It was recently announced that Qilimanjaro would be responsible for installing the first quantum computer in Spain. What does this news mean to you?
It was a very significant and spectacular announcement. For us to be able to install the first quantum computer in Spain is a fundamental milestone. This computer will be installed in the Supercomputing Center and will complement Mare Nostrum, which is its supercomputer. We came into being in 2020, and at the end of 2021, we installed the first quantum computer in the United Arab Emirates, a success for a start-up that had just launched. Since then, technology has advanced a lot and will allow us to do much more ambitious things in the case of Quantum-Spain at the BSC. The truth is that we are very excited about this challenge that we are about to undertake.
You have also been awarded a major grant from the European Innovation Council. In total, in the past few years, Qilimanjaro has received over nine million euros in funding, accumulated revenues of over two million euros and signed contracts for an additional eight million euros in new business. Quite impressive!
This technology is just in its infancy, it is emerging, and the support of public authorities via subventions is very important. Qilimanjaro grew out of the academic world and it is essential that the different public programmes, both in terms of subventions and public procurement, help emerging companies once the new technologies enter the market.
Another important development is that you have secured your first investors.
Exactly, we have secured our first investors. On the one hand, we have Repsol, which aims to become carbon neutral by 2050. They are investing in a series of new technologies, but to achieve their goal, they need a considerable computational capacity. They know that quantum computing is very promising and they are very interested in learning about and investing in a company like ours. On the other hand, we also have another investor, Axis Participaciones, which is public and depends on the Ministry of Finance, and a third investor, Grow Venture Partners, which focuses on deep tech.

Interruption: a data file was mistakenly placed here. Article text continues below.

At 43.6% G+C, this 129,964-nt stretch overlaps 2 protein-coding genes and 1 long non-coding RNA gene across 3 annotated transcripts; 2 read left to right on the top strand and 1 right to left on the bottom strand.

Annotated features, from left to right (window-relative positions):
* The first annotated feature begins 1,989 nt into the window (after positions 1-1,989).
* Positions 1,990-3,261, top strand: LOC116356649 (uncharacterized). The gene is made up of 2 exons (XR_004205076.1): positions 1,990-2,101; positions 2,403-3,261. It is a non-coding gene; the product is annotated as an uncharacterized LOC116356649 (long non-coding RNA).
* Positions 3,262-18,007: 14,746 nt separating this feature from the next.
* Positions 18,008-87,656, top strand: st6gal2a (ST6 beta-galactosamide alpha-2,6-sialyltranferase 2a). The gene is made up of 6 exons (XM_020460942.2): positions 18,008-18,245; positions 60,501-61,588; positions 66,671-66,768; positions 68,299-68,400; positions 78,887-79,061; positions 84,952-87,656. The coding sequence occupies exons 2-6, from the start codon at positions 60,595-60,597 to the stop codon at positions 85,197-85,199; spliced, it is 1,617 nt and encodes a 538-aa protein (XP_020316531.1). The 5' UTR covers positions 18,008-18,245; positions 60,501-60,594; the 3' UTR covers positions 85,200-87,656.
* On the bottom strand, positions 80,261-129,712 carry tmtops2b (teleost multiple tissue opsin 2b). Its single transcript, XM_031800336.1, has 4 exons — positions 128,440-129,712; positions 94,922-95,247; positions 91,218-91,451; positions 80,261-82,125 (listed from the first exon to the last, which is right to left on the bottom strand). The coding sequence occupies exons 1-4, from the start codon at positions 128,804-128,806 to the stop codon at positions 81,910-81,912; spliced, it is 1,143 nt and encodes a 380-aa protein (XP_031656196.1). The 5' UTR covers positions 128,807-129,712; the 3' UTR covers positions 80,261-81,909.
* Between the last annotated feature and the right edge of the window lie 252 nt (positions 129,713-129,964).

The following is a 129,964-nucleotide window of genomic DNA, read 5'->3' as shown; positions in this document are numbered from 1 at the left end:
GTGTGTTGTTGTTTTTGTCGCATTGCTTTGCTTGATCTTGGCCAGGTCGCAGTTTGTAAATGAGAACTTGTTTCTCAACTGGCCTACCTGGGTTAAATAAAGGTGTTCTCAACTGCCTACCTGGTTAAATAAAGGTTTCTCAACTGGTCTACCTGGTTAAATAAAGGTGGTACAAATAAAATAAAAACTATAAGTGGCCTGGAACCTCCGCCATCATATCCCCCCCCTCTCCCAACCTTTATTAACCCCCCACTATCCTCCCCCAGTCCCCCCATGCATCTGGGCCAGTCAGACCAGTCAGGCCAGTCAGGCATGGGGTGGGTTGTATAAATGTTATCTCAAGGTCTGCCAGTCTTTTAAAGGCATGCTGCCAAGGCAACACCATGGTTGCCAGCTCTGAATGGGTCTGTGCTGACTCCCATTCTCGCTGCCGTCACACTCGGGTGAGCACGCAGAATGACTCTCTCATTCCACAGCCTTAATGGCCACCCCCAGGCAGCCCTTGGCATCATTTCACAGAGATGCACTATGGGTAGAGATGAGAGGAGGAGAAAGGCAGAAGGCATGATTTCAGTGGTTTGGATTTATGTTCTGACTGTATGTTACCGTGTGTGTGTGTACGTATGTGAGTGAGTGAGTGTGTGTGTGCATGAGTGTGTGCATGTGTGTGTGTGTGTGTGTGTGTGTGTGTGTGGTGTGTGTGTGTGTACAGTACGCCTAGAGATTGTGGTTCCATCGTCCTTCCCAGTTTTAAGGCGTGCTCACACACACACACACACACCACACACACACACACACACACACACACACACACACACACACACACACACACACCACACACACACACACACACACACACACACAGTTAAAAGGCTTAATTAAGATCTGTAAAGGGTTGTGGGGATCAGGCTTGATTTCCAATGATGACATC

How will you face the medium-term challenges ahead? Will Qilimanjaro grow?
All this funding we have received will allow us to expand our infrastructure and our team. We are about 30 people now and we want to grow to about 40. We need to grow in terms of capacity to make chips and algorithms and we need funding to be able to expand the lab so that we can push ahead more quickly with what we want to do. The world of quantum computing, both the academic world and the big companies working in this sector, is moving very quickly and we need to advance as fast or even faster than them.
More about Víctor Canivell
What is the best invention in history?
The wheel, penicillin, and computers — and nowadays, CRISPR.
What would you like to see in the future?
An enlightened, just, and peaceful world; one that is able to enjoy and control new technologies.
A future advancement that scares you?
All technological advancements can be used for noble purposes, but they can also be used in atrocious ways. A well-informed society is essential to provide constructive and responsible frameworks for action. At the moment, AI models such as Chat-GPT are trending, having an impressive impact, but they need to be regulated. How? This is the heart of the matter. Understanding the technology we want to regulate is crucial, and something similar will happen with quantum computing.
A role model?
Leonardo Da Vinci as a visionary, an engineer far ahead of his time, and Steve Jobs as one of the most influential innovators in the ICT sector.
The FBG has helped you to…
… launch Qilimanjaro when it was just an idea in the minds of its five founders; negotiate a partnership agreement with the institutions of which we are a spin-off; start talking to the first venture capital funds; and in short, take our first steps.